Democrats Score Quiet Political Victory With Manhattan-Based Arraignment Of Osama Bin Laden’s Son-In-Law
Following the announcement that a key Al Qaeda figure will face trial in lower Manhattan, the spontaneous uproar has been deafening . Attorney General Eric Holder faced a withering interrogation from Republicans on the Hill. New York City Mayor Mike Bloomberg voiced his stern objections to the plan, and suggested that a Manhattan-based trial could again make NYC Al Qaeda’s number one target for terrorist operations. The family members of those who lost their lives in the 9/11 attacks are regularly quoted in the media offering scathing admonishments of the Obama administration. Oh, wait… Nope, that was 2009-2010, when an effort to try Al Qaeda mastermind Khalid Sheikh Mohammed, among others, in lower Manhattan sparked a row that forced the White House to abandon the plan entirely. Compared to 2009-2010, the reaction to Friday’s arraignment of a high-ranking Al Qaeda official in New York City has been surprisingly muted.
“Everybody freak out! Double Guantanamo!” declared MSNBC’s Rachel Maddow on Friday. Maddow scolded a handful of Senate Republicans who offered a perfunctory level of dissatisfaction with the administration’s decision to go ahead with a Manhattan-based trial for Osama bin Laden’s son-in-law, Sulaiman Abu Ghaith. “Maybe that’ll help you get re-elected if you ever have to get into a time machine and go back and get elected in 2004,” she observed.
But for all the Sturm und Drang exhibited by Maddow in the above segment, the political tempest unleashed by the Obama administration’s decision to try terror suspects in New York in 2013 is minor squall compared to hurricane of disapproval that erupted in 2009.
When the Department of Justice announced their intention to adjudicate terror cases in civilian courts in late 2009, it sparked a smoldering outrage that grew in scope as the issue was publicly debated. Mayor Bloomberg, initially sympathetic to the plan to prosecute terror suspects in courts, was forced to recant his support for the tactic. He cited excessive security costs and residents’ concerns about a possible retaliatory strike by Al Qaeda operatives in his opposition to the DoJ’s plan for Mohammed’s trial.
Today, however, Bloomberg is less politically cautious in his embrace of civilian trials for terror suspects in Manhattan. “No street is going to be closed because of this,” he said in a radio interview last week. “Would I prefer to have it elsewhere? I’m not going to get involved in that because I don’t want to make the president’s job any more difficult.” The mayor had few qualms about making the president or his administration members’ lives “more difficult” in 2010.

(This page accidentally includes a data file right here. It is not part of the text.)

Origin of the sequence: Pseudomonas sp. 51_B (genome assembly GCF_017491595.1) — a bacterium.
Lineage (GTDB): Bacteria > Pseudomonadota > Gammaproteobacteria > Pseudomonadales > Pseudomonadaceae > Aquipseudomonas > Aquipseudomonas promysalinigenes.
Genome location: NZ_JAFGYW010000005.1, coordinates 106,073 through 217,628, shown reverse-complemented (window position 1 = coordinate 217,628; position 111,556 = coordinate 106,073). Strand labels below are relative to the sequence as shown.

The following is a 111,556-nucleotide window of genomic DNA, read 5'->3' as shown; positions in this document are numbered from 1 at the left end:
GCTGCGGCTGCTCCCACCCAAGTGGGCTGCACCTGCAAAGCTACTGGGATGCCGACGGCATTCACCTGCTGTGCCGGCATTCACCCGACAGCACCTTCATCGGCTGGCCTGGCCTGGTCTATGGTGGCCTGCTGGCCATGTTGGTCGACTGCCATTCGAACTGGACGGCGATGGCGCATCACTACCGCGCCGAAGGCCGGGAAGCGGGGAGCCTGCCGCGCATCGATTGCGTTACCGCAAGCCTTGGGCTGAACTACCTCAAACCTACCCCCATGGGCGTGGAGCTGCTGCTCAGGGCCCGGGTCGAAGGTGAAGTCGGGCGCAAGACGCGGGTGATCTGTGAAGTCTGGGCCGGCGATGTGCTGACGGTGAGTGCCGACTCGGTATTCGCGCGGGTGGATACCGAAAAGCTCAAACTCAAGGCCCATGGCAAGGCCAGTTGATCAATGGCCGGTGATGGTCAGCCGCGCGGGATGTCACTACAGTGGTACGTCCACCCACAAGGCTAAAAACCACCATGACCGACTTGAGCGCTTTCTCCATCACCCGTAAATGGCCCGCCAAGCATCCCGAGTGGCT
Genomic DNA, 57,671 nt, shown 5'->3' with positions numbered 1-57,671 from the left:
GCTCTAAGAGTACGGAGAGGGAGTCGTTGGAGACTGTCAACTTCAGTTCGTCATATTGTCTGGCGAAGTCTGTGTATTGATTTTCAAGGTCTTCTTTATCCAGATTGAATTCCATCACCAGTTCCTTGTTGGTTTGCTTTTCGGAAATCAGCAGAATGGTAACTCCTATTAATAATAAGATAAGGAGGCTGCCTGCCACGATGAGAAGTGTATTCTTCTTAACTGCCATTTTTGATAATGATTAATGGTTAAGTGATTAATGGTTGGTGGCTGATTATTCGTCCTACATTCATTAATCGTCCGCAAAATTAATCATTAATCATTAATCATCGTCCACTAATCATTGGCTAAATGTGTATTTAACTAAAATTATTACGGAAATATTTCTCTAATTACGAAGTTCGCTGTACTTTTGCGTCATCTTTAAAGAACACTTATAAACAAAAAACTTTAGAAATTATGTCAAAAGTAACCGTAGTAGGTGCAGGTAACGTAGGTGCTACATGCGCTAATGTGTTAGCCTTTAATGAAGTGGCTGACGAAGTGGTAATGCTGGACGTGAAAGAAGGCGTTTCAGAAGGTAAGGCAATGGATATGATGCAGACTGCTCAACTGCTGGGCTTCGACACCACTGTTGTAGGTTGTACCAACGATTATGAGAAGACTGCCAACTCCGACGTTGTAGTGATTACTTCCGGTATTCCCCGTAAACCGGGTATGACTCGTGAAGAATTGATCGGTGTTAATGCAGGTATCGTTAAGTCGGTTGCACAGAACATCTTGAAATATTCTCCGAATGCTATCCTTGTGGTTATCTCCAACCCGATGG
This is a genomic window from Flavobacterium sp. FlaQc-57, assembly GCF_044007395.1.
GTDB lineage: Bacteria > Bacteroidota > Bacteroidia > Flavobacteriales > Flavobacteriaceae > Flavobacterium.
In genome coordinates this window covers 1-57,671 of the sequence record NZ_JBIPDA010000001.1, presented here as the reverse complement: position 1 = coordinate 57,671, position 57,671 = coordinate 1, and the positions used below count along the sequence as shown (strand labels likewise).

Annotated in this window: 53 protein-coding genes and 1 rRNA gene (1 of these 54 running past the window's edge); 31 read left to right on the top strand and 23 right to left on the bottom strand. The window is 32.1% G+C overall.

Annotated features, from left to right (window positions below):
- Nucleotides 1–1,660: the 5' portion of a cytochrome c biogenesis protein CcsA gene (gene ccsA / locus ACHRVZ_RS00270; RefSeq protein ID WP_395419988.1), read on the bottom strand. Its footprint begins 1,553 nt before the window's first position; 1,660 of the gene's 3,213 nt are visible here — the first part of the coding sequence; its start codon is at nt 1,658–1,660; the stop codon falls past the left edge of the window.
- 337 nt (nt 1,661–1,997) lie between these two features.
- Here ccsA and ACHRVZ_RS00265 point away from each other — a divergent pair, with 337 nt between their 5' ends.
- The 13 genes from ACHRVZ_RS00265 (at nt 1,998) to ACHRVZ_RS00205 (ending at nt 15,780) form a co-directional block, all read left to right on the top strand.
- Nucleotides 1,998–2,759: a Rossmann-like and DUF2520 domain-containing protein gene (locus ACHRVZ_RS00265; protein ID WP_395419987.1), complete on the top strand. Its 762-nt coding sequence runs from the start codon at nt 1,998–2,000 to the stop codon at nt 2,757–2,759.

“Unless the NYPD tells us the city we can’t handle it, bring Abu Ghaith to trial in New York,” declared Manhattan borough presidential candidate Julie Menin. Menin is the former chairwoman of Community Board 1. In 2009, Community Board 1’s Assistant Secretary, Mark Ameruso, was one of the most vocal opponents of the plan. “Nearly everybody in that room is going to be a Democrat…many of them are liberal Democrats. We all are Democrats here in Lower Manhattan and we are saying, ‘Please, Mr. President, reconsider this for the safety and quality of life of Lower Manhattan,” Ameruso said at the time.
In late 2009, public opinion on the matter of civilian trails for terror suspects showed clear majorities did not favor the Democratic position on the issue:
Public polls confirm that Americans largely oppose Democrats on the issue. A Bloomberg poll in early December found that 21% favored trying Gitmo prisoners in criminal court, while 57% wanted them tried in military tribunals. In a late-November USA Today/Gallup poll, 42% favored holding the KSM trial in New York City, while 51% wanted it held elsewhere.
The chances are that public opinion is unlikely to be as clear cut on that issue today as it was nearly four years ago. After dozens of terror suspects have been tried and convicted in civilian courts, public opinion is likely more receptive to the notion of prosecuting terror suspects in civilian courts.
Maddow’s reporting on this matter, going through the motions with a predictable admonishment of Republicans, ignores that significant shift in public opinion. In 2009 – 2010, the public outcry against prosecuting terror suspects in civilian court was genuine, sober, and ruthlessly ridiculed on the left. They called it reactionary, but the truth was that there was simply a dearth of evidence to persuade the public that civilian trials for terror suspects were a feasible option.
The Democratic Party and the Obama White House’s political victory on this issue is fairly obvious. Magnanimity rather than mockery would go a long way towards winning those last Republican holdouts over to Maddow’s side of the argument.
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